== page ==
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by garik

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26

dpreview.com is really the place to start in my opinion. They have tested digital cameras for quite a few years, and they have a sort of standardized test method so that you can compare reviews of different camera in a meaningful way. They also include side-by-side image samples for predecessors and competing models, which I find very valuable.


17

I'd suggest contacting the photographer to see what their "specified manner" might be, as a matter of courtesy. But the actual legal requirements are (by design) quite reasonable for reuse. If you read the actual license terms in their full, legal-language form, the key relevant point appears to be: Such credit may be implemented in any reasonable manner; ...


17

I did some investigation on my own, using my own flickr account and a non-logged in browser. Here's the All Sizes page for one of my photos. Prior to me changing the "Who can access your original image files?" setting in Privacy & Permissions, a generic Internet user could see the "Original" link in addition to the other sizes. That page had an ...


15

Since you can't do anything about the color management of other people's monitors, the best you can do is: Make sure your own system is properly color managed (see other questions here on color management). That way, you are at least certain that you're starting from a known point. This is really worth doing even though it takes some effort and probably a ...


13

This is hugely subjective. The 'best' for one person may be anathema to another. Personally, I would avoid micro-stock sites, that have vast collections of images from amateur photographers selling at a couple of quid each. You'd have to submit hundreds of images just to appear in searches, let alone make any sales. I use Alamy for my photos, though I don't ...


13

Privacy reasons are certainly the main concern. The second concern is bandwidth. Stripping EXIF information makes images considerably lighter at web-sizes. This makes it a better experience of 99% of viewers who do not care about how the image was made. Lastly, the information may not exist. A lot of images on the web are composites, be it HDR/Exposure ...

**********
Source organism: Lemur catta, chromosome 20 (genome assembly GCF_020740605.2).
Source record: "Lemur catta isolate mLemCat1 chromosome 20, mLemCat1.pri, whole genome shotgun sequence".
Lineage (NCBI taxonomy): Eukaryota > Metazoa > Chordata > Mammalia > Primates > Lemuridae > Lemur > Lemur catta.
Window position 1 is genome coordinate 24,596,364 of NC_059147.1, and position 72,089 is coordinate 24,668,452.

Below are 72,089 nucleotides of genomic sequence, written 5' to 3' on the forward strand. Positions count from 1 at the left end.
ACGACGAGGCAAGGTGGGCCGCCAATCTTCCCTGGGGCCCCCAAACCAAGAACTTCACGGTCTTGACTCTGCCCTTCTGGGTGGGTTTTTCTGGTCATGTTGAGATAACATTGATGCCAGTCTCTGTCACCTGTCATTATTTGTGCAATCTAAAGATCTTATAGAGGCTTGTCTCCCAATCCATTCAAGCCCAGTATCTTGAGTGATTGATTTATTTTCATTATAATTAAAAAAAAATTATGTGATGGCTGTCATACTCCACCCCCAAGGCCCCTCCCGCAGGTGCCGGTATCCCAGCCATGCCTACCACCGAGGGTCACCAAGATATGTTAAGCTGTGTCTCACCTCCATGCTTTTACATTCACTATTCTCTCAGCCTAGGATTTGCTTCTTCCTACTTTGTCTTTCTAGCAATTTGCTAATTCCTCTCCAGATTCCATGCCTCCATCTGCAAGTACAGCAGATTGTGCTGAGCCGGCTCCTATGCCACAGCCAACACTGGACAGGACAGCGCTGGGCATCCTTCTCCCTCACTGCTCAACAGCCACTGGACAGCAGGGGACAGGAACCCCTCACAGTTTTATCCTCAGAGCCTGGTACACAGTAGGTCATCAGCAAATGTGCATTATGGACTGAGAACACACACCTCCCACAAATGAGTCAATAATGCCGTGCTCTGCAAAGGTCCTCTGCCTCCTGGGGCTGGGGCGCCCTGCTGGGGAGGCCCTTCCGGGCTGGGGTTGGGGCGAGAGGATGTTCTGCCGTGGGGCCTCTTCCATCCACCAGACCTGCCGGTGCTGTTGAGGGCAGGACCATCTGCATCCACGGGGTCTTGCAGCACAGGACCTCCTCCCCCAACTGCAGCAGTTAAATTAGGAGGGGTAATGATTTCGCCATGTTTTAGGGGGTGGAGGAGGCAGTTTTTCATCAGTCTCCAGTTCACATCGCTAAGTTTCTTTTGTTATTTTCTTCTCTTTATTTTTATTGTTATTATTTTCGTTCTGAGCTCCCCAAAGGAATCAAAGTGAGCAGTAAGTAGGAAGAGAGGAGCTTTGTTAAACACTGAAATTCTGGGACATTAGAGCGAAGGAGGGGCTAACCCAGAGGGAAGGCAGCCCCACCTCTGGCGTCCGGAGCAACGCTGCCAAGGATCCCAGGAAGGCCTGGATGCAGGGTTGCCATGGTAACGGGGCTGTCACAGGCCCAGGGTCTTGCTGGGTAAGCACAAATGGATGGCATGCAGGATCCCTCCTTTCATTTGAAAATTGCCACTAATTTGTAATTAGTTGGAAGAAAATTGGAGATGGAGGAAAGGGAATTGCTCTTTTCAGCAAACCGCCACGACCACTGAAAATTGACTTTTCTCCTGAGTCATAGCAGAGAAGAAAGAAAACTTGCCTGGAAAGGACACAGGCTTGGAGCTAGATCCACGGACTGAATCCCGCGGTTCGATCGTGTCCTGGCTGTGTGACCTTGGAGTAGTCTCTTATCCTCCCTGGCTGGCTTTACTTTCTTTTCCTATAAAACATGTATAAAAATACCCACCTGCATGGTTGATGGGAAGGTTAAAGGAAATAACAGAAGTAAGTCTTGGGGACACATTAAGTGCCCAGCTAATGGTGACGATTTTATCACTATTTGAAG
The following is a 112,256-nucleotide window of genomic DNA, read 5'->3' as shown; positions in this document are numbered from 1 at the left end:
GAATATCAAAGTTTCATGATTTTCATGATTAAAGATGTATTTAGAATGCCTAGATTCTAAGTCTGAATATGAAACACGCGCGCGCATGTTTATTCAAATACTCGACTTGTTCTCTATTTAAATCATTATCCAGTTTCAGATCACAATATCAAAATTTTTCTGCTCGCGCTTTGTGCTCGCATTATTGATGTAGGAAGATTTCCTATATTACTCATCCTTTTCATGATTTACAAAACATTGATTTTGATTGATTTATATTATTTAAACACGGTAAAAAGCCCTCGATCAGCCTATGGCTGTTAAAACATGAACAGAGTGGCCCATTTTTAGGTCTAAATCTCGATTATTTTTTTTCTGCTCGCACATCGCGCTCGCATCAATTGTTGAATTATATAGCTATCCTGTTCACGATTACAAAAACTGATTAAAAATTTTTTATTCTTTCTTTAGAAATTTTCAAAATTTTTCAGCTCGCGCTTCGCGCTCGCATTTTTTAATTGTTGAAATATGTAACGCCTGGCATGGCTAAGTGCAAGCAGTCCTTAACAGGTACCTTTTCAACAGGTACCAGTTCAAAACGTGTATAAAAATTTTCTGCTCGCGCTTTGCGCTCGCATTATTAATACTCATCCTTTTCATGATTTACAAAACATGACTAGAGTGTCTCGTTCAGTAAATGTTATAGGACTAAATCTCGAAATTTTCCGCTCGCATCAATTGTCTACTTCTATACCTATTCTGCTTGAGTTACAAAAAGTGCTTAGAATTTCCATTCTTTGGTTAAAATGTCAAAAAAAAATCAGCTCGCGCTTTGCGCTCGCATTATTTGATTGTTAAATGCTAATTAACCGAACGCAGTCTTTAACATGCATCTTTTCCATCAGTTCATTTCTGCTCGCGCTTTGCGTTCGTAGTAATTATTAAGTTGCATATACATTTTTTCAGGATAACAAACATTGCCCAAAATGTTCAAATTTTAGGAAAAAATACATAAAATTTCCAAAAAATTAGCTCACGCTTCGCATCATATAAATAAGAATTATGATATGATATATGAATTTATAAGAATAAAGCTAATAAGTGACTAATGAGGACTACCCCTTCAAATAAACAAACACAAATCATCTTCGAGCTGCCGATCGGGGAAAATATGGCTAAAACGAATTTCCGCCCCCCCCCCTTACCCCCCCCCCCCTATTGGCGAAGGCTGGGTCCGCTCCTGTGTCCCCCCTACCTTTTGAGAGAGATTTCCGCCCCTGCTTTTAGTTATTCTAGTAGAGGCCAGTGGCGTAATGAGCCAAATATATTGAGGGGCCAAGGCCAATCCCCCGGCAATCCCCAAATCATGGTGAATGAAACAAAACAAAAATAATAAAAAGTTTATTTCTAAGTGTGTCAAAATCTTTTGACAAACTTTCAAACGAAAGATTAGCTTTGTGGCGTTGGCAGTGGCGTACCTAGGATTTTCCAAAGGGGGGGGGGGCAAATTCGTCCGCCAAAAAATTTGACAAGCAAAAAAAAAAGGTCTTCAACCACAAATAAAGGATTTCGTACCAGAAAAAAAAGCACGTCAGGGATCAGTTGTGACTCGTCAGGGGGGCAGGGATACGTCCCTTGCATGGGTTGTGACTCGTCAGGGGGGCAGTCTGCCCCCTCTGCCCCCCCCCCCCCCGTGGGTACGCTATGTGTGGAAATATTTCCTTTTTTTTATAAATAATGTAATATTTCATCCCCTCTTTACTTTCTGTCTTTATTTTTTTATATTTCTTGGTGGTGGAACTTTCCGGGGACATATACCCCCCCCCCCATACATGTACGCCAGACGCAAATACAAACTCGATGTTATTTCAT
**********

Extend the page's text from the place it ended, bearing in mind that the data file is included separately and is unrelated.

12

If you save a JPEG image with an extremely low quality level, you WILL get compression artifacts. Its just a simple fact of JPEG lossy compression. If you wish to avoid compression artifacts, use a higher quality setting than 2. You won't need to save at maximum quality, as most images can be saved with a fairly low quality setting without noticeable loss in ...


12

The website dpreview.com has detailed reviews that include sample images. You can preview sample images from various models to get an idea of the results each produce. Also, check out flickr.com you can see images sorted by camera that took them as well. (The links I provided are for viewing results for the Nikon D90)


12

You should try www.lenshero.com. You can select your camera and then narrow down lens choices based on aperture, focal length, etc. I've not used it much myself but it sounds like exactly what you're after.


12

For a standardish "head and shoulders" business portrait, there are a number of conventions you might want to consider. As ever, these are guidelines not rules and will probably make your images more conventional which may not be the look you are after. Aspect ratio For a "business portrait" you probably want an aspect ratio of between 1:1.6 to 1:1.2, ...


12

If you upload a JPEG, Flickr does not modify the Original-size image in any way, apart from changing the filename. I tested it out by uploading a full-size, 100% quality JPEG to Flickr then re-downloading the Original size image and comparing it with the original (using a comparison tool called Beyond Compare). The two files are identical, byte for byte. ...


12

Give a try to Piwigo : this is an open source photo gallery software. It includes many features such as hierarchical albums, tags, search, browse by date or in a map, EXIF/IPTC support, additional features with 150+ plugins, change appearance with themes... A few examples made with Piwigo: S├ębastien Tarrajat animals and landscapes Audrey & Julien - ...


12

Flickr is definitely a good fit for what you're after: It's public by default (unlike Facebook which tends to be private). It's huge: it definitely ticks your "mass public" box. It has excellent social features that make it very easy to interact with new users (people you don't already know) and get your photos seen. It doesn't over-compress your images ...


11

Most important tip: if your friends did ask you to take photos of their wedding and you are entirely new to this kind of photography: DO NOT DO IT. Really. Spare yourself and your friends (possibly they are not your friends anymore) the disappointment. Hire a professional (they are not this expensive) and take photos along with him (ask him beforehands, ...


11